Newt Zucker, the founder of and driving force behind Kalcor Coatings Co. in Willoughby, OH, passed away in April 2007. With his passing, the industrial coatings industry has lost a pioneer and a gentleman.
Newt was born in 1921, the youngest of eight children. His father, who passed away when Newt was just nine years old, had insisted that each of his children receive a college education. All eight followed suit, with Newt achieving both his bachelor’s and master’s of science degrees in chemical engineering from the University of Michigan.
Like many men from his generation, Newt’s college years were interrupted when he enlisted in the army and was subsequently shipped to the European theatre. Newt later commented that one of the most moving events in his life was catching a glimpse of Lady Liberty on his return trip home. He said the ship nearly tipped over from all the soldiers rushing to the rail to see our statue of freedom.
Newt returned to Michigan after the war to obtain his degrees, and then began his career in 1947 at ARCO as a chemical engineer. There he met lifelong friend and colleague Bill Henschel, who, after his retirement as longtime director of one of Glidden’s laboratories, was asked by Newt to work as a consultant in Kalcor’s lab. Meanwhile, Newt’s career took him from ARCO to Jackroy to Garland, paint companies that were all located in and around Cleveland.
But Newt always possessed an entrepreneurial itch to get into business for himself. After a couple of failed starts, he established Kalcor Coatings in October 1961. The name Kalcor originated from the names of his two sons, Kalman and Cory, who today run the privately held business. Newt chose the name because he felt the company was an extension of his home.
When people refer to Newt, they say he was not only a gentleman, but also a gentle man. Don Mihalik, a long-time executive at Kalcor, recalls, “You couldn’t ruffle Newt. He always had control and was calm and so understanding; he was one in a hundred million.” One of Newt’s enduring mottoes was often expressed during Kalcor’s regular plant meetings: “We are here to divide our sorrows and multiply our joys.”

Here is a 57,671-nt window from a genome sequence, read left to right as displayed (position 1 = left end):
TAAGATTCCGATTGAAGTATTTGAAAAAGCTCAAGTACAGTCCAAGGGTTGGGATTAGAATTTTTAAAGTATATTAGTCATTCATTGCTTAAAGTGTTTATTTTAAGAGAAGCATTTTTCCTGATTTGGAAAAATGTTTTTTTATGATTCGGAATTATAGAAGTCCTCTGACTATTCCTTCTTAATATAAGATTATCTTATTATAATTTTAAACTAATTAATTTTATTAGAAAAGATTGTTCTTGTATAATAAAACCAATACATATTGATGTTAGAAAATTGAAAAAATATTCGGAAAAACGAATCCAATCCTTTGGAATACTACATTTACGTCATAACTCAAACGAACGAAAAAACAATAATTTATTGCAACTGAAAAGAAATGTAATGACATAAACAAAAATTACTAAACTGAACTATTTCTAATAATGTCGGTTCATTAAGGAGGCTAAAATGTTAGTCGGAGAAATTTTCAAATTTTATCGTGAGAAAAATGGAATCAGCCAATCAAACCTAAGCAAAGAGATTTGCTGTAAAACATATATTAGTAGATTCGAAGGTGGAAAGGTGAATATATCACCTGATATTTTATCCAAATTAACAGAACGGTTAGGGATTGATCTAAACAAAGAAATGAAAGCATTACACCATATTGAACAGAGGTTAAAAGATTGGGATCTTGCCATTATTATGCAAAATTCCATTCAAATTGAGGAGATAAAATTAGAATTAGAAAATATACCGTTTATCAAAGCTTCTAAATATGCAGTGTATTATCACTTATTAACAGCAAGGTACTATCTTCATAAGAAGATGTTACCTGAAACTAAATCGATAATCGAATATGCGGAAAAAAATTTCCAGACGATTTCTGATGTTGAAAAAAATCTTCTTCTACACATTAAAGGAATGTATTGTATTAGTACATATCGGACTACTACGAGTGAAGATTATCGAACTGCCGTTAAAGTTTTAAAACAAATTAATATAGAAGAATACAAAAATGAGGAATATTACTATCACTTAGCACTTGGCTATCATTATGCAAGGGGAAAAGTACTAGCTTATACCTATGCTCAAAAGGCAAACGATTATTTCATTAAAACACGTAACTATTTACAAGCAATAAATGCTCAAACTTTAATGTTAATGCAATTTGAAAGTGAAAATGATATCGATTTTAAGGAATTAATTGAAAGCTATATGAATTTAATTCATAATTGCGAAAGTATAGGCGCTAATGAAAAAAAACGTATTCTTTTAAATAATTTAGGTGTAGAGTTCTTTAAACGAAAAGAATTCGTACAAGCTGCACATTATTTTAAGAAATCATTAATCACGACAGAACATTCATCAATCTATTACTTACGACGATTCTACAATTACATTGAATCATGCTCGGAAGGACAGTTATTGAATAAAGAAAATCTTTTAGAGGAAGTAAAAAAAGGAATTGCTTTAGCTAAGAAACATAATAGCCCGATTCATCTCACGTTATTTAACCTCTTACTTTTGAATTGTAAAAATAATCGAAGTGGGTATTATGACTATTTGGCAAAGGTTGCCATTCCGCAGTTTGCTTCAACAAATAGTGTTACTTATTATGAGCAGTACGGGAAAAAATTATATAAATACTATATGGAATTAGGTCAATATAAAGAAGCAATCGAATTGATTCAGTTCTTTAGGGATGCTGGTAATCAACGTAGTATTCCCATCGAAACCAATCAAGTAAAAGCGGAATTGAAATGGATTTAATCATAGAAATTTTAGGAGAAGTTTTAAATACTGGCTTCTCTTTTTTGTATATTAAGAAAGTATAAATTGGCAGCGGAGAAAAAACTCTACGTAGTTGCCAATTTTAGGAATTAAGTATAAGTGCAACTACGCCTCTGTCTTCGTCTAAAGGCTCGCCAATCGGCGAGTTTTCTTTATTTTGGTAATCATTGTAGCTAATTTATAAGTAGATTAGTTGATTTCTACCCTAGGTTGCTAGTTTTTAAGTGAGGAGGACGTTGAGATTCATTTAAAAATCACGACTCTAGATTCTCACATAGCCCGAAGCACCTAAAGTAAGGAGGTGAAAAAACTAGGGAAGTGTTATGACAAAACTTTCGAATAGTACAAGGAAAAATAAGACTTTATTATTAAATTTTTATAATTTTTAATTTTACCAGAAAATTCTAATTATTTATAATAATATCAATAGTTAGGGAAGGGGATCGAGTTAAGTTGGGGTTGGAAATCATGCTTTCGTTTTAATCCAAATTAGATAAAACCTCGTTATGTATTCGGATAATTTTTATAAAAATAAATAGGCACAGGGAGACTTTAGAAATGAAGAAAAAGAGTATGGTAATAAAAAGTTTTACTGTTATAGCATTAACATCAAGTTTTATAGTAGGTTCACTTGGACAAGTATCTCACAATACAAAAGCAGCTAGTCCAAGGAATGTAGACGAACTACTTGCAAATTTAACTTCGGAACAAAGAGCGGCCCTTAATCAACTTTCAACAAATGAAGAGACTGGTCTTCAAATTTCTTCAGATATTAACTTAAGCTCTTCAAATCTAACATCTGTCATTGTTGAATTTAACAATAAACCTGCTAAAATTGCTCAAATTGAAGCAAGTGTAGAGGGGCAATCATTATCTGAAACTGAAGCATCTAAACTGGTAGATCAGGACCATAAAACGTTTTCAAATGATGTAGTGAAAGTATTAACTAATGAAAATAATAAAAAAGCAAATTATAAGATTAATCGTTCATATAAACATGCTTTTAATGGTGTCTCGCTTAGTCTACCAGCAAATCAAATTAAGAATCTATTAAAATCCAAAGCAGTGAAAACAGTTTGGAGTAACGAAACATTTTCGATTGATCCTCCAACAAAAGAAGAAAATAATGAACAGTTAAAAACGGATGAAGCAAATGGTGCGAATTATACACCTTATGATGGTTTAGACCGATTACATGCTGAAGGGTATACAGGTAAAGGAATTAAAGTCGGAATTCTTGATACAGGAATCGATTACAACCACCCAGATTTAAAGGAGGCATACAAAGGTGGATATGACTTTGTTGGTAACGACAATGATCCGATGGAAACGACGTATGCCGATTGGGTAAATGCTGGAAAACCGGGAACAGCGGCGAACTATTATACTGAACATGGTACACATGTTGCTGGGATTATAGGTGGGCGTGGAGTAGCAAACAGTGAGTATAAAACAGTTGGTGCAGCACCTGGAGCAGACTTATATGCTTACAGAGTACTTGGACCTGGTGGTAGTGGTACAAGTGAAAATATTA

Under Newt’s tutelage, Kalcor Coatings flourished. It was probably the first industrial paint and varnish manufacturer to use the term “coatings” in its company name. The business started as a formulator of coatings for bridges, barns, roadmarking and residential use. Throughout the 1970s and ’80s, Kalcor continued to grow both organically and through the acquisitions of Merriweather Foam, Devine Paint and a division of Midland Dexter. The company made a strategic shift in the mid-’80s to focus, as it does today, on niche technologies serving OEM customers. Its products are used in applications as varied as automotive underbodies, construction components, cell phones, adhesives and even color cards.
A little footnote that exemplifies the gentle nature of this great man: Ever the optimist, Newt would plant a vegetable garden every spring. Nearly every year, the deer would invade his horticultural enterprise and dine until little was left of his work. After a moment of frustration, Newt would shrug this setback off, and then move on toward designing the fence that would keep the animals at bay the next year.
SIDEBAR: A Personal TributeNewt Zucker was not just a friend, not just an employer. He was one of those rare individuals you meet in life who changes you forever. Being associated with him was just plain magic. I shall miss him a lot.